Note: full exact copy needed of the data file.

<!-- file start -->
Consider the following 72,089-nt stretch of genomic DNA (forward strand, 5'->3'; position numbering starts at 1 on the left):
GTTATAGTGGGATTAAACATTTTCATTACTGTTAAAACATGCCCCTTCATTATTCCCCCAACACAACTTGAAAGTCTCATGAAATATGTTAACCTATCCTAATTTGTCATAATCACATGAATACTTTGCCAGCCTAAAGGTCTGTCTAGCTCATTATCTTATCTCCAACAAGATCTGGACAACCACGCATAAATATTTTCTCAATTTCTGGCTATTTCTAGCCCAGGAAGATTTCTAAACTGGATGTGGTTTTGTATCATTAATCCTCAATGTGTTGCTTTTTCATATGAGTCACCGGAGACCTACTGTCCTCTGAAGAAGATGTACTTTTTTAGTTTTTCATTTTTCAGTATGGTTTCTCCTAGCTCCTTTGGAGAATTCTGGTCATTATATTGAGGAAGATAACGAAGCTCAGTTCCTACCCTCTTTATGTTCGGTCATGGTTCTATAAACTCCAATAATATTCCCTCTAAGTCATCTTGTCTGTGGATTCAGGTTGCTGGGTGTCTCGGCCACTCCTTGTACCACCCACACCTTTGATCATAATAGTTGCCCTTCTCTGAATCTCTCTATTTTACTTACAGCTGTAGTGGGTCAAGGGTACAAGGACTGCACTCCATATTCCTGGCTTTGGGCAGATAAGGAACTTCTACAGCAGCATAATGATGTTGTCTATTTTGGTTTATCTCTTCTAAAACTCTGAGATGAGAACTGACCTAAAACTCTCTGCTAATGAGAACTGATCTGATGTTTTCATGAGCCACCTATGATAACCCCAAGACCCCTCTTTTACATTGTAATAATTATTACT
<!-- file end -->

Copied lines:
Consider the following 72,089-nt stretch of genomic DNA (forward strand, 5'->3'; position numbering starts at 1 on the left):
GTTATAGTGGGATTAAACATTTTCATTACTGTTAAAACATGCCCCTTCATTATTCCCCCAACACAACTTGAAAGTCTCATGAAATATGTTAACCTATCCTAATTTGTCATAATCACATGAATACTTTGCCAGCCTAAAGGTCTGTCTAGCTCATTATCTTATCTCCAACAAGATCTGGACAACCACGCATAAATATTTTCTCAATTTCTGGCTATTTCTAGCCCAGGAAGATTTCTAAACTGGATGTGGTTTTGTATCATTAATCCTCAATGTGTTGCTTTTTCATATGAGTCACCGGAGACCTACTGTCCTCTGAAGAAGATGTACTTTTTTAGTTTTTCATTTTTCAGTATGGTTTCTCCTAGCTCCTTTGGAGAATTCTGGTCATTATATTGAGGAAGATAACGAAGCTCAGTTCCTACCCTCTTTATGTTCGGTCATGGTTCTATAAACTCCAATAATATTCCCTCTAAGTCATCTTGTCTGTGGATTCAGGTTGCTGGGTGTCTCGGCCACTCCTTGTACCACCCACACCTTTGATCATAATAGTTGCCCTTCTCTGAATCTCTCTATTTTACTTACAGCTGTAGTGGGTCAAGGGTACAAGGACTGCACTCCATATTCCTGGCTTTGGGCAGATAAGGAACTTCTACAGCAGCATAATGATGTTGTCTATTTTGGTTTATCTCTTCTAAAACTCTGAGATGAGAACTGACCTAAAACTCTCTGCTAATGAGAACTGATCTGATGTTTTCATGAGCCACCTATGATAACCCCAAGACCCCTCTTTTACATTGTAATAATTATTACT